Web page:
Budget Counsel Reference Directory

Joint Committee on Taxation

Joint Committee on Taxation (Congress Link)

Joint Committee History.—The Joint Committee on Taxation is a nonpartisan committee of the United States Congress, originally established under the Revenue Act of 1926. The Joint Committee operates with an experienced professional staff of Ph.D economists, attorneys, and accountants, who assist Members of the majority and minority parties in both houses of Congress on tax legislation.

The Joint Committee is chaired on a rotating basis by the Chairman of the Senate Finance Committee and the Chairman of the House Ways and Means Committee. During the first Session of each Congress the House has the Chair and the Senate has the vice-chair; during the second session the roles are reversed.

The Joint Committee Staff is closely involved with every aspect of the tax legislative process, including:

  • Assisting Congressional tax-writing committees and Members of Congress with development and analysis of legislative proposals;
  • Preparing official revenue estimates of all tax legislation considered by the Congress;
  • Drafting legislative histories for tax-related bills; and
  • Investigating various aspects of the Federal tax system.

The Joint Committee Staff interacts with Members of Congress, Members of the tax-writing committees, and their staff on a confidential basis and enjoys a high-level of trust from both sides of the political aisle and in both houses of Congress. Because the Joint Committee Staff is independent, tax-focused, and involved in all stages of the tax legislative process, the staff is able to ensure consistency as tax bills move through committees to the floor of each chamber, and to a House-Senate conference committee.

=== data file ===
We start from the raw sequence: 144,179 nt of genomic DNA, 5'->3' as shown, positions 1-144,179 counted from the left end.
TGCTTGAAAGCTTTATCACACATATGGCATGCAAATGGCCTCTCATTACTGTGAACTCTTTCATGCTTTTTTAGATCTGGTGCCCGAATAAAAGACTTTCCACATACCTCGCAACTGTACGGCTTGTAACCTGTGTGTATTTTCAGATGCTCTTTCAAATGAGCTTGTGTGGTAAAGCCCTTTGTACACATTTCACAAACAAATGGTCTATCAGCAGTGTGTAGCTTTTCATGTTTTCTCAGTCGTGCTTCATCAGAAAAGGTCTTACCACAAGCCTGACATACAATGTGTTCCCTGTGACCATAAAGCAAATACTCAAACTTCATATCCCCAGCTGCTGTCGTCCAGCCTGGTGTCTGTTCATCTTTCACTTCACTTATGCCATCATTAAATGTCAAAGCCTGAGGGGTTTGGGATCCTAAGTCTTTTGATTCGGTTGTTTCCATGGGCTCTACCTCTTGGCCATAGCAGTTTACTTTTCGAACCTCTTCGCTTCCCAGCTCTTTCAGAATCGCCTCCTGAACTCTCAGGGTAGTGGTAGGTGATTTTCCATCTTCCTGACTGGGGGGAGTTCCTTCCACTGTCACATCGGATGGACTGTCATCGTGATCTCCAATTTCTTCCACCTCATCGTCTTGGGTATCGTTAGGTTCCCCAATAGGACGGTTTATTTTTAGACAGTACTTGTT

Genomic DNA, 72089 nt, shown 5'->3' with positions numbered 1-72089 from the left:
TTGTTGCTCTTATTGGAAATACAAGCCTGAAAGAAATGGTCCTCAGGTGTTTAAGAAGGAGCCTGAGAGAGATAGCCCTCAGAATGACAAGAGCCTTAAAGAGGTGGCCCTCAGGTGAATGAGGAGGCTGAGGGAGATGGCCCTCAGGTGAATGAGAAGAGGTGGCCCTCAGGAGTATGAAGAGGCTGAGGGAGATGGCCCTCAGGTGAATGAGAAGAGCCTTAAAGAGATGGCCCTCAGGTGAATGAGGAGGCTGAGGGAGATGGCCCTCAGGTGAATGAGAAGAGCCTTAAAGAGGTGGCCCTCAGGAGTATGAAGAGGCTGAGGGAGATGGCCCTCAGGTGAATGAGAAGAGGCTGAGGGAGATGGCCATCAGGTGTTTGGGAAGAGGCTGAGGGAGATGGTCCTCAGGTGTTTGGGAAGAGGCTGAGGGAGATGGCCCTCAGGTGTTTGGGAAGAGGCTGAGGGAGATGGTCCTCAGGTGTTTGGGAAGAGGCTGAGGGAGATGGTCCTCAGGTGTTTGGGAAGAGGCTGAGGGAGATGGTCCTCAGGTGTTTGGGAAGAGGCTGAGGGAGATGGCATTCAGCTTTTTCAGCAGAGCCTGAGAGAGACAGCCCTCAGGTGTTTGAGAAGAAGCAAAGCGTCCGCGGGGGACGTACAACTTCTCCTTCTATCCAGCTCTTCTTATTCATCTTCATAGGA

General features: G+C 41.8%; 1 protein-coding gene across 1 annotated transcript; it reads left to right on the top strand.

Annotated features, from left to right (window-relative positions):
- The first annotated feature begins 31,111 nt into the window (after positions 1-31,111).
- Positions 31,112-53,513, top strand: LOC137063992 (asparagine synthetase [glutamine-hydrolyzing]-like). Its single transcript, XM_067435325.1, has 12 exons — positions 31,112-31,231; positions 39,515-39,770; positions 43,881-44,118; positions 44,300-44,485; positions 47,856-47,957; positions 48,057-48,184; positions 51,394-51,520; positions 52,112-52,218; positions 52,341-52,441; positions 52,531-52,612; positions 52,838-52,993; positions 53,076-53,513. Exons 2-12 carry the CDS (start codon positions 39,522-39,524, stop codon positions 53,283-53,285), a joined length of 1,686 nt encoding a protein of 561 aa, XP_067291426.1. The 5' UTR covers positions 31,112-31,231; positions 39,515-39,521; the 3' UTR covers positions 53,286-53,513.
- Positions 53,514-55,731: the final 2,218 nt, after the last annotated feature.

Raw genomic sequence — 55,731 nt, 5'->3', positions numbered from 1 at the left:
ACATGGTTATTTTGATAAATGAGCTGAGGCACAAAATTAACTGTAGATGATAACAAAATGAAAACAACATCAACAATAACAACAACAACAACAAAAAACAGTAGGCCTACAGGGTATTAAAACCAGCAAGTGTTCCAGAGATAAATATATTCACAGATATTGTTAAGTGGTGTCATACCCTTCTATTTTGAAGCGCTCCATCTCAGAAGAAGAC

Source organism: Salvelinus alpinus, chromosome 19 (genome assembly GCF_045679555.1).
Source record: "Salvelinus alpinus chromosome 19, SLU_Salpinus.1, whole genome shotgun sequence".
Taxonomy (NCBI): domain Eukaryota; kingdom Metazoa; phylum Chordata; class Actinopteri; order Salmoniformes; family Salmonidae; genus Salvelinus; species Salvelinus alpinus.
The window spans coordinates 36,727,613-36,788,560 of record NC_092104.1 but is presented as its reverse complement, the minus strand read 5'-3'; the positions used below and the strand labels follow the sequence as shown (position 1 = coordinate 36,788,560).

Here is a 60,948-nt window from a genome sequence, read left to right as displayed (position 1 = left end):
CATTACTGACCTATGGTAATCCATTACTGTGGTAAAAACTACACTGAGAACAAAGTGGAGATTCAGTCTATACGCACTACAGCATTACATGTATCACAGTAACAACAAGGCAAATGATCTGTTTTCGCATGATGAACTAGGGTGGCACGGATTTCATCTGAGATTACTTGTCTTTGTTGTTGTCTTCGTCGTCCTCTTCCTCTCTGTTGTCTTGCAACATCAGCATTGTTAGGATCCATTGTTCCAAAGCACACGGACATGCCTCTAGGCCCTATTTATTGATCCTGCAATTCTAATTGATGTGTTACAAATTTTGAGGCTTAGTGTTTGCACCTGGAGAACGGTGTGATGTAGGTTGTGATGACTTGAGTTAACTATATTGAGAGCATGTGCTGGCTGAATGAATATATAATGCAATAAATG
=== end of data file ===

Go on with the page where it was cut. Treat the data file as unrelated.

Statutory Authority for the JCT
The Joint Committee is established under the Internal Revenue Code of 1986.1 The Joint Committee formally consists of ten Members of Congress: five from the Senate Committee on Finance (there are three from the majority and two from the minority); and five Members from the House Committee on Ways and Means (also three from majority and two from the minority).

The statutorily prescribed duties of the Joint Committee are:

  • To investigate the operation and effects of internal revenue taxes and the administration of such taxes;
  • To investigate measures and methods for the simplification of such taxes;
  • To make reports to the House Committee on Ways and Means and the Senate Committee on Finance (or to the House and the Senate) on the results of such investigations and studies and to make recommendations;2 and
  • To review any proposed refund or credit of income or estate and gift taxes or certain other taxes set forth in Code section 6405 in excess of $2,000,000.3

Under Internal Revenue Code section 8021, the Joint Committee is empowered to:

  • Obtain and inspect tax returns and return information (as specified in sec. 6103(f));
  • Hold hearings, require attendance of witnesses and production of books, administer oaths, and take testimony;
  • Procure printing and binding;
  • Make necessary expenditures. In addition, section 8023 authorizes the Joint Committee (or the Chief of Staff), upon approval of the Chairman or Vice-Chairman, to secure tax returns, tax return information or data directly from the IRS or any other executive agency for the purpose of making investigations, reports, and studies relating to internal revenue tax matters, including investigations of the IRS’s administration of the tax laws.

In addition to these functions that are specified in the Internal Revenue Code, the Congressional Budget Act of 19744 requires the Joint Committee to provide revenue estimates for all tax legislation considered by either the House or the Senate. Such estimates are the official Congressional estimates for reported tax legislation.5


1.Sections 8001-8005 and 8021-8023 of the Internal Revenue Code of 1986, and predecessor sections of the Internal Revenue Code of 1954, the Internal Revenue Code of 1939, and preceding Revenue Acts back to the Revenue Act of 1926. These legislatively prescribed duties are essentially unchanged since the Revenue Act of 1926.

2.Section 8022 of the Internal Revenue Code of 1986. [26 U.S.C. 8022]

3.Section 6405 of the Internal Revenue Code of 1986. [26 U.S.C. 6405]

4.Section 201(g), as amended by the Balanced Budget and Emergency Deficit Control Act of 1985 (Pub. L. 99-177)


Title 26 of the United States Code
Subtitle G Joint Committee on Taxation
Joint Tax Committee Publications


§026. Joint Committees of Congress


§028. Judicial Issues

[BCR § 027]